A few years ago I bought a goat. In West End. For someone who’d died. Yes, this might sound strange but it makes sense if you know that I bought it through Saint Veronica’s Welfare Committee.  

Saint Veronica’s is a charity that helps the desperately poor — when a colleague’s father died they had a program that provided an Indian rural community with goats. So instead of flowers that would have lasted a week, we gave a community the chance at a new life. This is central to Saint Veronica’s philosophy — 100 per cent of their appeals go directly to those who need it.

In 1956, Mr and Mrs Colin Bennett founded Saint Veronica’s Welfare Committee to assist refugees in Hong Kong. Today the Committee helps people in India, The Philippines, Thailand and Australia. Last year, they distributed more than $137,000. The money comes from special appeals, sponsorships and from the proceeds of their op shop at 89 Hardgrave Street in West End.

Each year, Saint Veronica’s conducts six special appeals. The money goes to a diverse range of projects: rainwater tanks, water wells and toilet blocks, educational materials, and to construct and repair class rooms, for health, hygiene and literacy classes, to orphanages and to people devastated by natural disasters. In this way, they can fulfil their goal of “improving the conditions of impoverished communities in a sustainable way”.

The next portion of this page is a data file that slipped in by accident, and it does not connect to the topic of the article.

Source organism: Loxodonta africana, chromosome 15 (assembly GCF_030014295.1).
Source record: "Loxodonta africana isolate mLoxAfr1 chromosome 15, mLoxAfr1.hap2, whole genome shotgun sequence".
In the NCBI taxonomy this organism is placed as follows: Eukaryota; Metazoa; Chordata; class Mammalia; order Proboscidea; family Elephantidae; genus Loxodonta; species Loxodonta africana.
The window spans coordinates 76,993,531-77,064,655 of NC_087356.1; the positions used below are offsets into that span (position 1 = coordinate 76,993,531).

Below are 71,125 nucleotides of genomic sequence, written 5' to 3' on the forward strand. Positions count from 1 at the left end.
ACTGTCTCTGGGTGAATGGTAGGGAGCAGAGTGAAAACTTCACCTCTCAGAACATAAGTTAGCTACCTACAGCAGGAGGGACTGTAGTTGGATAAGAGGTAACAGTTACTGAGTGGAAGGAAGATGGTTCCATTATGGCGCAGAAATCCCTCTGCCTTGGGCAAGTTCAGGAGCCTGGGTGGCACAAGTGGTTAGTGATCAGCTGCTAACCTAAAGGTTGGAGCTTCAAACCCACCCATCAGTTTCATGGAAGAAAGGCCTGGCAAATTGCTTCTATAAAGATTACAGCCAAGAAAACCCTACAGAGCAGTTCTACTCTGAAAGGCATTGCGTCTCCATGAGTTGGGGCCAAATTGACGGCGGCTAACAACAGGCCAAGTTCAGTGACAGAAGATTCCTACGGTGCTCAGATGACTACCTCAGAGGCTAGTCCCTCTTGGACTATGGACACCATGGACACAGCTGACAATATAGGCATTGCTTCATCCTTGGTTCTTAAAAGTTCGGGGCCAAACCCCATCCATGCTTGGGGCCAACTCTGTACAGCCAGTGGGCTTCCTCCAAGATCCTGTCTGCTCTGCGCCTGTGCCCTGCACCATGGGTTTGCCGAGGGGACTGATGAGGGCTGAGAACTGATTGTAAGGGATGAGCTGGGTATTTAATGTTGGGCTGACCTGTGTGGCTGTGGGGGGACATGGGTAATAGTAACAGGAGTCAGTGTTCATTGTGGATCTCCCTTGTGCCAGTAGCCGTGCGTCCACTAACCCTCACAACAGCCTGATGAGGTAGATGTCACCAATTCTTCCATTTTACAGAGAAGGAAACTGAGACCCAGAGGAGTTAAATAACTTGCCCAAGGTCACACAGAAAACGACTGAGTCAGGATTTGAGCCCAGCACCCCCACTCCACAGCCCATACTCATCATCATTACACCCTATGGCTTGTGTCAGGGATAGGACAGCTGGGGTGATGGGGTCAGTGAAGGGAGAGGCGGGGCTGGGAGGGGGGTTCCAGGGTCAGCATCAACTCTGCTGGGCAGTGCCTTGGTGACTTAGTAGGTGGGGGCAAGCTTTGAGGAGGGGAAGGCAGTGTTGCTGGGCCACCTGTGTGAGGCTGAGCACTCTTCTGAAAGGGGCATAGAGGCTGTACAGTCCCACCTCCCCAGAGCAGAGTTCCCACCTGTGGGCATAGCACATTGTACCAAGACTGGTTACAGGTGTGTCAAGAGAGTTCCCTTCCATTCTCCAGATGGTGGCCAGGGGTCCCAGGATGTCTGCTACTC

The appeals keep abreast of current charity trends. In 2012, they started offering micro-loans. This gave low interest loans to traders; it was a huge success. The appeal funded 60 traders at the time. A few months later more than 100 benefited, and the scheme continues to grow. Their current appeal aims to provide sole female parents in the fishing villages (Kanyakumari India) with the means to earn a sustainable income.

Saint Veronica’s also has a sponsorship program. For $100 a year, you can sponsor a poor child’s education. The money provides extra tuition, educational equipment and improves classroom conditions. Thus children can complete their education and they are helped to acquire work skills that will enable them to break the poverty cycle.

Sustainability is central to their values. The op shop recycles those items that we no longer need or use. We declutter our houses and the money from sales pays for their administration costs. Often items are distributed to local homeless people. It’s a win-win situation. The proceeds from the op shop pay for their administration costs and any excess goes to their projects.

When we visited the shop, it was busy, even though it was a wet Thursday. People were browsing, buying and dropping off items — keeping unpaid volunteers Lee Duffy, Beverley Marshall and Margaret Kerwin (President of the Committee) flatstrap. There is a wall of teddy bears, loads of costume jewellery, great bric-a-brac, and I couldn’t resist a stylish plain white shirt. So how can you help? Sponsor a child, visit the shop, volunteer, drop off your quality items or donate to an appeal. I know I’ll be back for more of those great white shirts. If you wish to know more about Saint Veronica’s, visit their website

Words by Toni Johnson-Woods | Images by Colin Bushell